WEEKLY ENERGY RECAP: Wake-up call for the oil industry

A flare stack is pictured next to pump jacks and other oil and gas infrastructure on April 24, 2020 near Odessa, Texas. (AFP)
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Updated 26 April 2020

WEEKLY ENERGY RECAP: Wake-up call for the oil industry

  • Money managers have increased their net-long positions in Brent crude futures and options.

The oil market has come through the most frenetic week in its history — especially so for the US WTI grade that controversially was allowed to fall into negative territory.
On April 20 it closed at an almost unbelievable minus $37 per barrel (for the end of May contracts) before recovering to $16.94 per barrel.
Despite the drama, the US measure finished the week only $1.30 lower than the previous week closing.
It was also a roller-coaster ride for Brent crude, which tumbled to a 21-year-low, first dropping to about $16 before recovering to $21.44.
Money managers increased their net-long positions in Brent crude oil futures and options by 22,665 contracts to 134,119 for the week ending April 21, which represents a six-week high. It will be interesting to see how many of the these options and futures will be translated into physical deliveries.
Although WTI plunged into negative history for the time, net long positions for US crude futures and options also rose by 51,991 contracts to 209,734 over the week. That represents a three-month high. So clearly the expectation is that US oil prices will rise.
The market anomalies of the last week again highlight the disconnect between underlying supply and demand for physical oil on the one hand and the trading of oil-based financial instruments on the other. It is a wake-up call for an industry long blighted by speculation.
As the world emerges from COVID-19 quarantines, oil market fundamentals will likely improve. But we should not forget the chaos of the last week and the urgent need for more transparent international oil benchmarks that it signals.


Oil surges on hopes of new deal on output cuts

Updated 02 June 2020

Oil surges on hopes of new deal on output cuts

  • Brent price has doubled in five weeks
  • OPEC talks may be brought forward

DUBAI: Oil prices surged toward $40 a barrel on Monday as hopes rose for an early agreement to extend the big production cuts agreed by Saudi Arabia and Russia under the OPEC+ alliance.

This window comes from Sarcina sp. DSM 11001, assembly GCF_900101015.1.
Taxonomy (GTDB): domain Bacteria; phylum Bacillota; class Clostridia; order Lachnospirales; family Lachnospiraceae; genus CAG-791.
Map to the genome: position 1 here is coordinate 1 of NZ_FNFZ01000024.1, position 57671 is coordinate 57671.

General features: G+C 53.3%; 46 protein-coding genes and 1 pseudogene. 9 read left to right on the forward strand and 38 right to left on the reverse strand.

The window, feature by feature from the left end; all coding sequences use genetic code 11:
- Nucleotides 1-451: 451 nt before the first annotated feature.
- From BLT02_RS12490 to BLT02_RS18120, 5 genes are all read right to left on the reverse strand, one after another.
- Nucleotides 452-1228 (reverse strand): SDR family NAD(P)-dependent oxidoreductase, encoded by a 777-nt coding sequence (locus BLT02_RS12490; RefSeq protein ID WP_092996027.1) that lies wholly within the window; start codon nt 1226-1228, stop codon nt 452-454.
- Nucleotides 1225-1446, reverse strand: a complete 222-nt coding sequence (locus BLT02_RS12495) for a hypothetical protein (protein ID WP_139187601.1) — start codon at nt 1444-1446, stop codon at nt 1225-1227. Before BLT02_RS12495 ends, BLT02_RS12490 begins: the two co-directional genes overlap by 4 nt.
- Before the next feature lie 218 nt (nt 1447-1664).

Brent, the global benchmark, jumped by more 9 percent to nearly $39, continuing the surge that has doubled the price in five weeks — the best performance in its history. It recovered after record supply cuts agreed between the 23 countries of the OPEC+ partnership, and enforced cuts in US shale oil.

DME Oman crude, the regional benchmark in which a lot of Saudi Aramco exports are priced, rose above $40 a barrel for the first time since early March.

Market sentiment was buoyed by the possibility that the Organization of Petroleum Exporting Countries would agree with non-OPEC members to extend the cuts for a longer period than was agreed in April.

Oil analysts expect OPEC to fast track a “virtual” meeting to formally agree to maintaining cuts at the record 9.7 million barrels a day level. The meeting was scheduled for June 9, but bringing it forward would allow producers more time to set pricing levels.

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An official with one OPEC delegation told Arab News there was consensus among the 23 OPEC+ members for the new date, which could be as early as June 4. The meeting will also consider how long the current level of cuts would be maintained. Some OPEC members want it to run to the end of the year, other producers would prefer a two-month extension.

Omar Najia, global head of derivatives with trader BB Energy, told a forum run by Gulf Intelligence consultancy: “I’d be amazed if OPEC did not extend the higher level of cuts. As long as Saudi Arabia and Russia continue saying nice things to each other I’d expect the rally to continue.”

A Moscow source close to the oil industry said energy officials there had come to the conclusion that “the deal is working” and it was important to keep prices at an “acceptable” level.

Sentiment was also affected by a comparatively high level of compliance with the new cuts, running at about 75 percent among OPEC+ members, with only Iraq and Nigeria noticeable under-compliers.

Robin Mills, chief executive of Qamar Energy, said: “That’s where I’d expect it to be after two months in such a fluid situation. It will be even better in June.”